Stop Giving Control Hints to Screen Readers

TL;DR: for standard HTML controls and standard ARIA patterns (widgets), you do not need to add instructions for screen readers on how to use them nor what they are.

When a screen reader encounters an element on the page that invites interaction beyond reading, it typically provides users with instructions how to consume or interact with it. As users get more familiar with the tools, they can skip some of those instructions or disable them altogether.

If in addition to these screen reader defaults you add instructions, then they may conflict, they may be redundant, they may not apply to the form factor, and they will be verbose. If you use aria-label, then they will not translate (excepting some Chrome users).

This also extends to telling users what a control is and, in some cases, telling a user its state. A checkbox with checked tells a user it is checked. A <button aria-pressed="true"> tells a user it is pressed.

Examples I have seen, heavily simplified:

<button aria-label="Click button to mark">[icon]</button>

<fieldset>
  <legend aria-label="Use arrow keys to choose one.">Choose one</legend>
  [… radio buttons …]
</fieldset>

<th aria-sort="ascending">
  Date<span class="visually-hidden">, sorted ascending</span>
</th>

<li role="presentation">
  <a href="#Reviews" role="tab" id="Tab1" onclick="[…]">
    Reviews<span class="visually-hidden"> Tab</span>
  </a>
</li>

When you are using native HTML for its intended purpose, a screen reader will give appropriate instructions. When you are using ARIA patterns (see widget roles) as defined (without folding in your own customizations), a screen reader will give appropriate instructions.

Similarly, avoid naming a specific pattern. Different browser and screen reader pairings can call the same control different things. For example, no user knows what a combobox is (nor do half the developers I speak to, interestingly), so probably do not use that word with users.

To simplify how confusing this can be:

All of this, of course, goes out the window once you start building custom patterns, modifying existing patterns, or rolling your own custom elements. Then you have to not only provide everything but potentially override the defaults.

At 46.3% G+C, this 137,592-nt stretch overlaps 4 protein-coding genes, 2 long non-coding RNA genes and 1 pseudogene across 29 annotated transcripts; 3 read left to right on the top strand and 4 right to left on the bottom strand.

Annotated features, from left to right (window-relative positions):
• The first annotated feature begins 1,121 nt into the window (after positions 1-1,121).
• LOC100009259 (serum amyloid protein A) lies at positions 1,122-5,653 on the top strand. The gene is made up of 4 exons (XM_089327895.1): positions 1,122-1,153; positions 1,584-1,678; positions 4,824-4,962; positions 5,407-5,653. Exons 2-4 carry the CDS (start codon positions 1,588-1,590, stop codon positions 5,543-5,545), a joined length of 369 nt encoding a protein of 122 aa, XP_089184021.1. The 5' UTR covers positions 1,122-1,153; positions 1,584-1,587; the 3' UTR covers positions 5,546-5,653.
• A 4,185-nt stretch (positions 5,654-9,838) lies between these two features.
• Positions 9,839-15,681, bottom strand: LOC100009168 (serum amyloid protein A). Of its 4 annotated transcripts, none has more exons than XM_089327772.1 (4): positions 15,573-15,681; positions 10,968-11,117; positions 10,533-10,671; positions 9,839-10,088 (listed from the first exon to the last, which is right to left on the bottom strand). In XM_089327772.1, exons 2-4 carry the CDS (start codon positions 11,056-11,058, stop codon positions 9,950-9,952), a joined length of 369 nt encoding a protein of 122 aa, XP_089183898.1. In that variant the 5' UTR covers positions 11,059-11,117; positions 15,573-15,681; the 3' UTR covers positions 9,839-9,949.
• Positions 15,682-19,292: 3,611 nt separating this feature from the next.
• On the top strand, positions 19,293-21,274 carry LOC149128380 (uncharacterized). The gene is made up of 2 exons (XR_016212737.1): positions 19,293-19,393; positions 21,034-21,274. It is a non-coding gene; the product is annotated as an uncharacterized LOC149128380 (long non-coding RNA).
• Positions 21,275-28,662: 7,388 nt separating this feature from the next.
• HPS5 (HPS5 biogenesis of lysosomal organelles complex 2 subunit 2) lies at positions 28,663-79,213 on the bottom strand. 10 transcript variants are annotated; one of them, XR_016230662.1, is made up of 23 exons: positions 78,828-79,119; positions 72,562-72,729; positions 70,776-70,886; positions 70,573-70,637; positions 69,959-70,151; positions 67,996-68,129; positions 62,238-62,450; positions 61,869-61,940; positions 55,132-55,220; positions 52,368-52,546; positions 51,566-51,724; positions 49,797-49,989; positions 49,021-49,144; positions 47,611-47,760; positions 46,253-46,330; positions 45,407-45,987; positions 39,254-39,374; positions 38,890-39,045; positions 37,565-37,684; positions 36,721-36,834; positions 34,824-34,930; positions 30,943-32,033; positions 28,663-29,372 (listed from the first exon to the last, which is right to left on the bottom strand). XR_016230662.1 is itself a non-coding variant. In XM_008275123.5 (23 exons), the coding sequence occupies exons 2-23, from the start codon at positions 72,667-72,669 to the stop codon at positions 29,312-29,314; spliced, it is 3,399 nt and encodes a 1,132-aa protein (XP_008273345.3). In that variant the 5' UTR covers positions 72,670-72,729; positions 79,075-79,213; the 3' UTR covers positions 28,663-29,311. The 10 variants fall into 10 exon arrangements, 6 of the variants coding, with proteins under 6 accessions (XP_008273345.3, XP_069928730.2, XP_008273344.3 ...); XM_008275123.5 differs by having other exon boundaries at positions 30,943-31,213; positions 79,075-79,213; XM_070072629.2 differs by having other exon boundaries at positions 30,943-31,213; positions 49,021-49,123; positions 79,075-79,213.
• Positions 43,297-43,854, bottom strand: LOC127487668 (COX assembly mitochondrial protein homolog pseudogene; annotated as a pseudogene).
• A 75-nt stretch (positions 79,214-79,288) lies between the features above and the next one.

It’s pretty cool what standard HTML gives you for free.

Code Examples

I put together a page with some of the more common patterns that I see turned into verbose gibberish, but I have excluded the gibberish. If you have a screen reader, play around with them yourself. Hint: you have a screen reader; there is one built into the device you are using right now.

Following this I have videos across some screen reader and browser combinations demonstrating how each is announced.

See the Pen Controls and Widgets by Adrian Roselli (@aardrian) on CodePen.

Videos

Using the example patterns above I recorded some basic interactions across seven screen reader and browser combinations. These are meant to demonstrate how each is announced by default. I am not just pressing the Tab key; in the tables I use table navigation commands, for example.

If you find you are getting different announcements on the example page, that may be a function of verbosity settings (I leave mine at defaults), a different screen reader version, a different browser version, or potentially browser plug-ins that manipulate the DOM.

You may see in the videos another section that I do not navigate and that is not in the sample above. I am saving that for a follow-up post after more testing.

VoiceOver with Safari on macOS. This is the most verbose of the examples
JAWS 2018 with Internet Explorer 11. IE11 does not support <details> / <summary>. Support for aria-controls, where it announces JAWS Key + Alt + M in the tabs, has been dropped from the defaults in JAWS 2019.
JAWS 2018 with Chrome 77. Support for aria-controls, where it announces JAWS Key + Alt + M in the tabs, has been dropped from the defaults in JAWS 2019.
JAWS 2018 with Firefox 70. Support for aria-controls, where it announces JAWS Key + Alt + M in the tabs, has been dropped from the defaults in JAWS 2019.
NVDA 2019.2 with Firefox 70.
TalkBack with Chrome on Android 9. I cheated here on the tables and used explore by touch just to keep the announcement experience similar to the other examples. TalkBack offers no special table navigation options.
VoiceOver with Safari on iOS. Yes, I should have turned it sideways. And yes, VoiceOver makes up numbers when reading <caption>s.

11 Comments

Reply

How would you consider a grid of cards (container with role=”grid”)? would adding keyboard navigation instructions (“use arrows to navigate cards”) as a description, not as a label, be redundant according to the above argument?

In response to Neil. Reply